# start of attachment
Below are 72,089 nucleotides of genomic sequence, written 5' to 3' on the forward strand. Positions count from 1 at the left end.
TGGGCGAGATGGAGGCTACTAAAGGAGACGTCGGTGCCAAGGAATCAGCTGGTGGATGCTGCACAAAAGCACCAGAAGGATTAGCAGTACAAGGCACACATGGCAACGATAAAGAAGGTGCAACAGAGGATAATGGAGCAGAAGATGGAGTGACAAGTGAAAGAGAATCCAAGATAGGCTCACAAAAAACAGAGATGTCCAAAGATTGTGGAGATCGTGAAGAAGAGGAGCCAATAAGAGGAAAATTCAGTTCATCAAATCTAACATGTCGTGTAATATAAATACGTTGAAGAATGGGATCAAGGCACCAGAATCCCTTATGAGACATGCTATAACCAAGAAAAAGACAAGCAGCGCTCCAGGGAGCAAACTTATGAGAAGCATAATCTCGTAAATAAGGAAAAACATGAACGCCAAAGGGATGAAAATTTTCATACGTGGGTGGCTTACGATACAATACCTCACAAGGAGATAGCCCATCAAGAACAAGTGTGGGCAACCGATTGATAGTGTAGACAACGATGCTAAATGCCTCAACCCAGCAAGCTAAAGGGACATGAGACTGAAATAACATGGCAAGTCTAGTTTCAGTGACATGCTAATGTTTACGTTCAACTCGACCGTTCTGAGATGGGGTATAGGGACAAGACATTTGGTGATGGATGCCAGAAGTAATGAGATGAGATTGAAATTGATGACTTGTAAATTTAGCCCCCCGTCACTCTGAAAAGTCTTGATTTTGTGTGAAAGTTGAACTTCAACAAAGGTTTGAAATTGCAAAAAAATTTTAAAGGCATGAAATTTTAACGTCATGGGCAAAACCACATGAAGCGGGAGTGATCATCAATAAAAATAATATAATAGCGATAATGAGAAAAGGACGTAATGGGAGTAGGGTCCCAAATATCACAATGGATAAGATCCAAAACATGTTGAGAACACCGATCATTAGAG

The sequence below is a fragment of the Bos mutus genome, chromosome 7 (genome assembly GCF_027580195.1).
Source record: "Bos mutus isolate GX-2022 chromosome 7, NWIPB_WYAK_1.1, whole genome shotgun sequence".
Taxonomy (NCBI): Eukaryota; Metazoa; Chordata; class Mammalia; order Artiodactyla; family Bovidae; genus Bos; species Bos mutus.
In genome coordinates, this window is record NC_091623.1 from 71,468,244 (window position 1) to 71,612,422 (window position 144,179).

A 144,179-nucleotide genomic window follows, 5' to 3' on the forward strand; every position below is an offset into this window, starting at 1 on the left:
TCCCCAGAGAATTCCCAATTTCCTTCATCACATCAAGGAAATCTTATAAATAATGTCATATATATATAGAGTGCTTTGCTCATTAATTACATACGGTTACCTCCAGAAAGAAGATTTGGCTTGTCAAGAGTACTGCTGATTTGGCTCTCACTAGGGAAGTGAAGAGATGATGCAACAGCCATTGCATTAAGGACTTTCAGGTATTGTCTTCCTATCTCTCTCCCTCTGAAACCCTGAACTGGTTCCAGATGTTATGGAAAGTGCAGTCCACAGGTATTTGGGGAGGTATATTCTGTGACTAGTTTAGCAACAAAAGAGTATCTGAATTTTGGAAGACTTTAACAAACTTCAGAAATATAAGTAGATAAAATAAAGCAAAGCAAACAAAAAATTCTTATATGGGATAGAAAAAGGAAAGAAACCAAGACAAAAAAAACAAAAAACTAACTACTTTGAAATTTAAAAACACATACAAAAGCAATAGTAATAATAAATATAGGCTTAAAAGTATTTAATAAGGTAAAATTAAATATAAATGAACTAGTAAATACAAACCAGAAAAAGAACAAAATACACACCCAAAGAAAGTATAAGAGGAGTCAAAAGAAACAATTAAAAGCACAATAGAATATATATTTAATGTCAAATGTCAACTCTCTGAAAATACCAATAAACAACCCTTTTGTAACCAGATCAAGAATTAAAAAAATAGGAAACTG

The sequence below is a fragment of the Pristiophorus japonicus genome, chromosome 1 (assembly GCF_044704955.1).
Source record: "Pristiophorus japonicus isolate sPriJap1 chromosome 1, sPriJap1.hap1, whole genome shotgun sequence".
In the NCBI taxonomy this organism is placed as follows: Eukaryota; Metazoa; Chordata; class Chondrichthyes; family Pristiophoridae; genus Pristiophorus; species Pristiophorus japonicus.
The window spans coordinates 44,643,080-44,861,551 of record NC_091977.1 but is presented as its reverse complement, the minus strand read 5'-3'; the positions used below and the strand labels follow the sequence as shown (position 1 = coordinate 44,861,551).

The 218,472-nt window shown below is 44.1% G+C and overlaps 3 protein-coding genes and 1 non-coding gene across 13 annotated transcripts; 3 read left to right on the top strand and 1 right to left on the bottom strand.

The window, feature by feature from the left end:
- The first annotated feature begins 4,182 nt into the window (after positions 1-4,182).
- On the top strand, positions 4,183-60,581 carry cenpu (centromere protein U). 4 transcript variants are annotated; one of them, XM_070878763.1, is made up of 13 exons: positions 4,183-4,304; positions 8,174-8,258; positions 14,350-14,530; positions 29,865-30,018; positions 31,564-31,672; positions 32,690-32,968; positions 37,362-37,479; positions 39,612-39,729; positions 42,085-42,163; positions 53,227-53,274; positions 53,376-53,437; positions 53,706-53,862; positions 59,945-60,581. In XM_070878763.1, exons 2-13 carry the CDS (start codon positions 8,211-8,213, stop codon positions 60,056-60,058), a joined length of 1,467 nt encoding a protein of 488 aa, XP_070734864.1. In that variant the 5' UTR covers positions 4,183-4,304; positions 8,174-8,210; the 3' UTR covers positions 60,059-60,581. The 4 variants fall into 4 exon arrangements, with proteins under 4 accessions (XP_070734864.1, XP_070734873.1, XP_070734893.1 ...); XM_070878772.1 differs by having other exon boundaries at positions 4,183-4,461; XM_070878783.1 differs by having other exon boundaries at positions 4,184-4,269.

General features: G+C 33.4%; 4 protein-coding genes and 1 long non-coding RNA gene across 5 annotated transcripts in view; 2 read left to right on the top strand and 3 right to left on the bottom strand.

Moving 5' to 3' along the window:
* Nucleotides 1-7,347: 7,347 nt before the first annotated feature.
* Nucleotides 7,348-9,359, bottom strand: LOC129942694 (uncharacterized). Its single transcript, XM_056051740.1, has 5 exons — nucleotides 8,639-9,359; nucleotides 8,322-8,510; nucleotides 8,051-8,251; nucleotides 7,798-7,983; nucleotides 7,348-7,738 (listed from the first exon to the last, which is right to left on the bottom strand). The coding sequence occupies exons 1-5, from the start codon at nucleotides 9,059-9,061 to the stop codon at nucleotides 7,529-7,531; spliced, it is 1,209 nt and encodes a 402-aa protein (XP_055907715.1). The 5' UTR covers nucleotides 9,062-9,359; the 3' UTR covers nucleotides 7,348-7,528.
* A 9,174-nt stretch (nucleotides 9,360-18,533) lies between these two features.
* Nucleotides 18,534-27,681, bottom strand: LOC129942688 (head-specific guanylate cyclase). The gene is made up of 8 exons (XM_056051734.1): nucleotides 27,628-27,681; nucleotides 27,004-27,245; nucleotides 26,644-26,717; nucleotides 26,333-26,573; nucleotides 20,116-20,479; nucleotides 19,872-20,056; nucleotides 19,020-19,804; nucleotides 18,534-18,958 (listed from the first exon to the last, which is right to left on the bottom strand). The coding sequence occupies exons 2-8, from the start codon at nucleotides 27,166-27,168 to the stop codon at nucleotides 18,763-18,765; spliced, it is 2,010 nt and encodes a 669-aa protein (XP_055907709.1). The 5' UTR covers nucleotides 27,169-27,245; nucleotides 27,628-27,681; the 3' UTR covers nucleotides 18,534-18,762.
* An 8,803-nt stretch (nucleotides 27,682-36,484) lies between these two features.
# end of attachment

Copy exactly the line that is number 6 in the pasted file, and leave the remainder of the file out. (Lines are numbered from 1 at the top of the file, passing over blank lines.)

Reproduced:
In genome coordinates, this window is record NC_091623.1 from 71,468,244 (window position 1) to 71,612,422 (window position 144,179).